Posted on Monday, March 2nd, 2009 by Shachar Pessis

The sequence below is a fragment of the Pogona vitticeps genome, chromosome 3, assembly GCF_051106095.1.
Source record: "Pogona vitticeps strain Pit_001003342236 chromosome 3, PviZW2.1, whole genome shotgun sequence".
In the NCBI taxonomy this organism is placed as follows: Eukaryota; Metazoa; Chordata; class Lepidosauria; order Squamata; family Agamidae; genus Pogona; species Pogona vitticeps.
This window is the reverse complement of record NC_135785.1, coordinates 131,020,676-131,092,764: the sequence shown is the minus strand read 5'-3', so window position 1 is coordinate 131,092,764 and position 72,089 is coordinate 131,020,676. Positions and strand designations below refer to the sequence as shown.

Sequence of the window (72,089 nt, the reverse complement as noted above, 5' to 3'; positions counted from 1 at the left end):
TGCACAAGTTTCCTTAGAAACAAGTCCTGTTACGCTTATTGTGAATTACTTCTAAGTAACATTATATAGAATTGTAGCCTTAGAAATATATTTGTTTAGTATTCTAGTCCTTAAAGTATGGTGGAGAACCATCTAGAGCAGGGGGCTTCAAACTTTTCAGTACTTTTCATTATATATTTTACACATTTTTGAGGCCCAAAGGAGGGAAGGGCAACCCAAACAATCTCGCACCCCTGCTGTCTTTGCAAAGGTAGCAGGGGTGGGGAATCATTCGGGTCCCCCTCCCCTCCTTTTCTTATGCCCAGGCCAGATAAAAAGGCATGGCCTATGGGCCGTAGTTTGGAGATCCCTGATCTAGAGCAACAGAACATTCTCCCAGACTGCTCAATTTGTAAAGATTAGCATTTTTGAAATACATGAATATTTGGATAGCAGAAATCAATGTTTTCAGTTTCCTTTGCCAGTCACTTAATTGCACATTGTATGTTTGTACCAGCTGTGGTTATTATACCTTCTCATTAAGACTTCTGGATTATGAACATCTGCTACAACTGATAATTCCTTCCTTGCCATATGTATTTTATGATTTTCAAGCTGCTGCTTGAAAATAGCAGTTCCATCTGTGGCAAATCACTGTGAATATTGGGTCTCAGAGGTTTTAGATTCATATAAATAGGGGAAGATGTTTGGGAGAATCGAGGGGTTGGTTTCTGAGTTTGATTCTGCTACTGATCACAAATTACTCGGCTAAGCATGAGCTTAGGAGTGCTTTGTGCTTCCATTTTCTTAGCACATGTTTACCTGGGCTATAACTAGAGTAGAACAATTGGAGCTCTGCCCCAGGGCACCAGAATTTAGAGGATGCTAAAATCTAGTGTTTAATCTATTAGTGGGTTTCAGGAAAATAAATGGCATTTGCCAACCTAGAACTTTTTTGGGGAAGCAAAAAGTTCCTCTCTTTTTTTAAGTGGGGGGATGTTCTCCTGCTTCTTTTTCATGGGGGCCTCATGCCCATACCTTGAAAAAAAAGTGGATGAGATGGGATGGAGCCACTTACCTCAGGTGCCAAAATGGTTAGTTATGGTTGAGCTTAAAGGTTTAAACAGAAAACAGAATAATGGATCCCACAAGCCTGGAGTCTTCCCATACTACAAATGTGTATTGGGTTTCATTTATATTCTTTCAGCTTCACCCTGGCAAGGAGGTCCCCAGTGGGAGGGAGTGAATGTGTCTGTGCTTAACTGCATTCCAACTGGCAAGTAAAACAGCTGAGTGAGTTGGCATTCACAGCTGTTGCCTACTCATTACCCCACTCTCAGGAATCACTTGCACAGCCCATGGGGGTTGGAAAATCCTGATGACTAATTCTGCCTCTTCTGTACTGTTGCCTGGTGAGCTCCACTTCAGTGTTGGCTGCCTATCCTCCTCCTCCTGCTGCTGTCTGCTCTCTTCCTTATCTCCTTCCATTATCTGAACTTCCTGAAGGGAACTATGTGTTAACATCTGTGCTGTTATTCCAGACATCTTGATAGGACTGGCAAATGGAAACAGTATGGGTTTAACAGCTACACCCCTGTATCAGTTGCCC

Medpedia – Several friends of mine listed under the social category of Students informed me that their professors forbade them from using Wikipedia as a credible source of information. I don’t have anything against Wikipedia myself and, while doing a quick research on the subject, I stumbled upon an article titled Can you Trust Wikipedia?, which confirmed my positive assumptions. Nevertheless, as much as I trust Wikipedia, I would hesitate before using it as a reference of health issues. Needless to say, when I came across Medpedia – a wiki dedicated to health that made its way into our Weekly Faves, I frowned and said to myself: “can’t be!” I thoroughly examined it and can honestly say that Medpedia follows much more stringent editorial criteria than Wikipedia does. Only physicians and PhDs are authorized to edit articles on Medpedia, and only after they had created an account and had been approved as Editors. Non-editors can suggest changes that require Editors’ approval first before being published. Moreover, dozens of medical organizations (including Harvard Medical School, Stanford School of Medicine, University of California Berkeley School of Public Health, University of Michigan Medical School) released, or have pledged to release, content from copyright and add it to Medpedia. So I guess it is credible enough after all.. Don’t you agree?